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Old 07-22-2013, 10:07 AM
 
186 posts, read 350,820 times
Reputation: 139

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I've noticed a bunch of homes in my waterfront community being jacked up and new higher foundations installed. Is this a new requirment to maintain insurance? Some homeowners just immediatley repaired their damaged property. Will they also have to now "jack" up their homes to an acceptable height? Anyone know? thanks
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Old 07-22-2013, 11:28 AM
 
3,871 posts, read 5,927,854 times
Reputation: 1959
It's a free country! You can keep your home at it's current level but your flood insurance might skyrocket in future years if it's not above a certain height. The higher your home is, the lower your flood insurance will be going forward. If you haven't heard, flood insurance is about to get a LOT more expensive for many people.
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Old 07-23-2013, 01:40 PM
 
Location: Long Island
22,011 posts, read 8,590,365 times
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Oakwood is in Staten Island, just about every home had major damage. Presently all but a few homeowners have accepted the buyout, over 170 homes.

Quote:

Six months after Sandy, Oakwood Beach has mostly been a ghost town. Only a
dozen or so residents have made it back. The rest were displaced and until
appraisers came last week to determine the property values, had not returned to
their homes since the storm.


According to Tirone, of the 184 homeowners in the Fox Beach section of
Oakwood Beach, 170 have registered for the home buyout program. Tirone, who owns
a bungalow in Oakwood Beach, is also in the process of setting up residents with
realtors and mortgage bankers to help them look for homes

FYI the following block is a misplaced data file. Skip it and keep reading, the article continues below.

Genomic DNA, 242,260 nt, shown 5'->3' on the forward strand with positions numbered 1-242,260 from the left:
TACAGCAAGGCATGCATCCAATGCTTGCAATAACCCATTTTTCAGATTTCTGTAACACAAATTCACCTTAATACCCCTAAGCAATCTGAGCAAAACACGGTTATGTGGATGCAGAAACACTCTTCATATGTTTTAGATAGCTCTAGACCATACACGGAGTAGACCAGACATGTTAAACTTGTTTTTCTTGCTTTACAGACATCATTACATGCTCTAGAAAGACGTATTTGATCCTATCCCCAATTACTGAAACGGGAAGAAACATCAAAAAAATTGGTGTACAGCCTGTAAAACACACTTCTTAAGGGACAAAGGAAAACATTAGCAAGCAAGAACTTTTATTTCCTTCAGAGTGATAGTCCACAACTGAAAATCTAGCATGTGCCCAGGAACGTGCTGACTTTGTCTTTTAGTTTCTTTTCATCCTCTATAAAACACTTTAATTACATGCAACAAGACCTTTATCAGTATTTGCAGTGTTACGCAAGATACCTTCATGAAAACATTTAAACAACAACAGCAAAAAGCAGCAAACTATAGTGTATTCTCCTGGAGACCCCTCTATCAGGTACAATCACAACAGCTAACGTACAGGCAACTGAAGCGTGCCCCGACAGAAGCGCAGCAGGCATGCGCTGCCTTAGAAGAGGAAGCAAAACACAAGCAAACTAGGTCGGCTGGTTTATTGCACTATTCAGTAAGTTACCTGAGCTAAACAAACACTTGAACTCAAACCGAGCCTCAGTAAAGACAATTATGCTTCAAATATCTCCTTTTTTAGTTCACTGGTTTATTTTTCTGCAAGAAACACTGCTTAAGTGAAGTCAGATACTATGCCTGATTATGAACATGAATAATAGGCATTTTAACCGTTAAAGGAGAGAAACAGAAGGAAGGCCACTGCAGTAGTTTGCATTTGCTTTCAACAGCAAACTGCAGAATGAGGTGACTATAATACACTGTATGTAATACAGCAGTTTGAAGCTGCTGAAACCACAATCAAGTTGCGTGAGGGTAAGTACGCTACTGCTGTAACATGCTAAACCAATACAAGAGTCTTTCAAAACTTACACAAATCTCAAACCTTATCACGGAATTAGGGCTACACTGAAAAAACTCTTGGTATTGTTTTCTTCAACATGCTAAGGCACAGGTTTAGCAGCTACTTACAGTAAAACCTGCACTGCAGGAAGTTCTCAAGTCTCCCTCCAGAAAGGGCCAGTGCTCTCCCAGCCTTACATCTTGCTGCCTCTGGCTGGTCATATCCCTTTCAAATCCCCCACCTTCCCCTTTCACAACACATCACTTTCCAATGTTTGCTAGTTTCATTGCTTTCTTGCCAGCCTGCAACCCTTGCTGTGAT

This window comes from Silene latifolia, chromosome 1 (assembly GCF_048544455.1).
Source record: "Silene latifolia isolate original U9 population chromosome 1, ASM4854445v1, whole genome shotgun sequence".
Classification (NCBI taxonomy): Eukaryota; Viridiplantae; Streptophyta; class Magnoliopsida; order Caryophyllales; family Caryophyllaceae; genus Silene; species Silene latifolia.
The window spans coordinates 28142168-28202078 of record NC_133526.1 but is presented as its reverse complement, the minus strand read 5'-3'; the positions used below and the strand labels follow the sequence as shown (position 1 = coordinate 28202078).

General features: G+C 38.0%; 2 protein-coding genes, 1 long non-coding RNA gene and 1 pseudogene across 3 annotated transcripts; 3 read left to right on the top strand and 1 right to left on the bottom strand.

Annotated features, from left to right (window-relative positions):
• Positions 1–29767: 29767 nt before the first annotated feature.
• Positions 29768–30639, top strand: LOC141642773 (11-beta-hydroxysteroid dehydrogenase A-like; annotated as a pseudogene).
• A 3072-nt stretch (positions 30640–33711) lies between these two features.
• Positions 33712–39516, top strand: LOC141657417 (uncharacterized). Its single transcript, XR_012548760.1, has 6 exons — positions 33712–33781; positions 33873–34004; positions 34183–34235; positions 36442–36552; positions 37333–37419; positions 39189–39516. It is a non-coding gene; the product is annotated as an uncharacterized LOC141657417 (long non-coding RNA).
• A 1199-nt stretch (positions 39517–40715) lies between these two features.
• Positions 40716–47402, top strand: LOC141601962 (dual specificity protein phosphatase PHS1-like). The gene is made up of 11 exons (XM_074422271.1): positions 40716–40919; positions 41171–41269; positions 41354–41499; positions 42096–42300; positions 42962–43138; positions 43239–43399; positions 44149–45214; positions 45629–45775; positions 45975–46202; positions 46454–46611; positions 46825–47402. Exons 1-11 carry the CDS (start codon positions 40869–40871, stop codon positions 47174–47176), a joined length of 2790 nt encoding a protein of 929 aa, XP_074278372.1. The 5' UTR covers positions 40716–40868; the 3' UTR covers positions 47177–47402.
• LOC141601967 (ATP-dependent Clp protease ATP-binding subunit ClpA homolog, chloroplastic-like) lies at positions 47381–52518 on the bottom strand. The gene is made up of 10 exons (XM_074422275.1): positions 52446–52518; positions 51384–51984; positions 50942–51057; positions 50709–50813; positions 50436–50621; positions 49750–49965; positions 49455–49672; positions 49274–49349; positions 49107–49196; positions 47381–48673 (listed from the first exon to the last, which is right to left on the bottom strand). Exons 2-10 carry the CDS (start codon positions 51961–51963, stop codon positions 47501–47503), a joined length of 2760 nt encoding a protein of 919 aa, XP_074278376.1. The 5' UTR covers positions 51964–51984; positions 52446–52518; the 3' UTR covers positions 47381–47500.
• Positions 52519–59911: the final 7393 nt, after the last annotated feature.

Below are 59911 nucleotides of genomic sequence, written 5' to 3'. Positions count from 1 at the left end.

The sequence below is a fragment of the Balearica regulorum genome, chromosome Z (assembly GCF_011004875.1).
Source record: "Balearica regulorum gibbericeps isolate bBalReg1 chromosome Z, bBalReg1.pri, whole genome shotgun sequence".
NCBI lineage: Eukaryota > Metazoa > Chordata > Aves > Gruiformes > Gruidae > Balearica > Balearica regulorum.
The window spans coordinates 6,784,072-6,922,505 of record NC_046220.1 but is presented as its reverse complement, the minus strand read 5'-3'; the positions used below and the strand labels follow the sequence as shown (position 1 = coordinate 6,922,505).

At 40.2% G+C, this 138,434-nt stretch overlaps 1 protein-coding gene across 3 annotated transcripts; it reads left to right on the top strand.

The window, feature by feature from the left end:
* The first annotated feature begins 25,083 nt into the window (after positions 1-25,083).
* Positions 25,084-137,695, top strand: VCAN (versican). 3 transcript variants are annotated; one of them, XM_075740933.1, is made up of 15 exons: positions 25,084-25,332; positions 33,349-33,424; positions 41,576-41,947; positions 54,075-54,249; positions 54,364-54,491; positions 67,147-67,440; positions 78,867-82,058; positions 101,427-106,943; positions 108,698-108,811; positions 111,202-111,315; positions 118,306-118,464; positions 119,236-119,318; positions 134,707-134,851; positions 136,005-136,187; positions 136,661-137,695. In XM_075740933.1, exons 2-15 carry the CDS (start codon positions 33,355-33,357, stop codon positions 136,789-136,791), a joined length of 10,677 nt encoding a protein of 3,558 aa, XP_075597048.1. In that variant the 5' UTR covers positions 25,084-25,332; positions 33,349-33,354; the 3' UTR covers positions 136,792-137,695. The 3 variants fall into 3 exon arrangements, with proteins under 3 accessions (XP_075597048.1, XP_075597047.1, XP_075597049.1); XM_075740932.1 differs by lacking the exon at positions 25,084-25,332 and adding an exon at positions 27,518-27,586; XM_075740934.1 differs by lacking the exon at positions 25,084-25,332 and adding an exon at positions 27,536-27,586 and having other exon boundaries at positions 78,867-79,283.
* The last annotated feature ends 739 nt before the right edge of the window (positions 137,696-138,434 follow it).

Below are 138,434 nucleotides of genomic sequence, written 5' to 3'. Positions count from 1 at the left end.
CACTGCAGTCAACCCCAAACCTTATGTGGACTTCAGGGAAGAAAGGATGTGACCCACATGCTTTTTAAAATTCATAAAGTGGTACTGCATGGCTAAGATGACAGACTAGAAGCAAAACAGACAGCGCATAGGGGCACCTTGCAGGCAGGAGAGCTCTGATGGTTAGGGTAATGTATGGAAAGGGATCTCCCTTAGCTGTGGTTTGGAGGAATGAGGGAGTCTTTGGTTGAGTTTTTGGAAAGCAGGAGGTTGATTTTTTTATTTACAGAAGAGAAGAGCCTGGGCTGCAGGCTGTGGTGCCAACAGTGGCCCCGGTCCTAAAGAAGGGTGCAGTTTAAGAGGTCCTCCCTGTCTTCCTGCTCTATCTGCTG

.



Oakwood Beach residents mull home buyout plan :: Pavement Pieces
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Old 07-24-2013, 09:28 AM
 
792 posts, read 1,061,510 times
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I would think the bigger problem would be getting regular homeowner's (not flood) insurance - there are several major companies that flat-out refuse to write new policies at all on Long Island, and many others that won't write policies below Sunrise Highway (several friends/acquaintances have just purchased new homes and have reported difficulties getting insurance policies from major insurers).
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Old 07-24-2013, 09:59 AM
 
3,871 posts, read 5,927,854 times
Reputation: 1959
Quote:
Originally Posted by InfoSeeker52 View Post
I would think the bigger problem would be getting regular homeowner's (not flood) insurance - there are several major companies that flat-out refuse to write new policies at all on Long Island, and many others that won't write policies below Sunrise Highway (several friends/acquaintances have just purchased new homes and have reported difficulties getting insurance policies from major insurers).
as a last resort, anyone can get insured with NYPIUA. The main issue going forward is for people in the A or Z flood zones who are required to have flood insurance, and how much their rates are going to rise. This affects people in all 50 states.
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Old 08-26-2013, 01:45 PM
 
4,542 posts, read 3,571,314 times
Reputation: 3481
If you jack your home up you pay a lot upfront and you will save on flood insurance and your house will be worth more in end. In some towns like Long Beach I notice folks a few houses from Bay or water are doing it as you can now build higher due to flood and getting oceanviews to boot. Feel sorry for folks next to those big thinks sticking in the sky.

But for older folks and folks without the funds jacking your home up is not in the cards. The flood rates maybe be phased in anywhere from 4-8 years to full rate. If you are 80 years old let next person deal with it.

Also if house was not substantially damaged and you had flood insurance prior to July 2012 and it is your primary residence according to flood rules you are grandfathered at lower rates so raising does not get you lower flood insurance.

If you did not have flood insurance at time of Sandy, it is a rental or vacation home rates are going way up if you dont raise your home. This is why some houses are being raised and some are not
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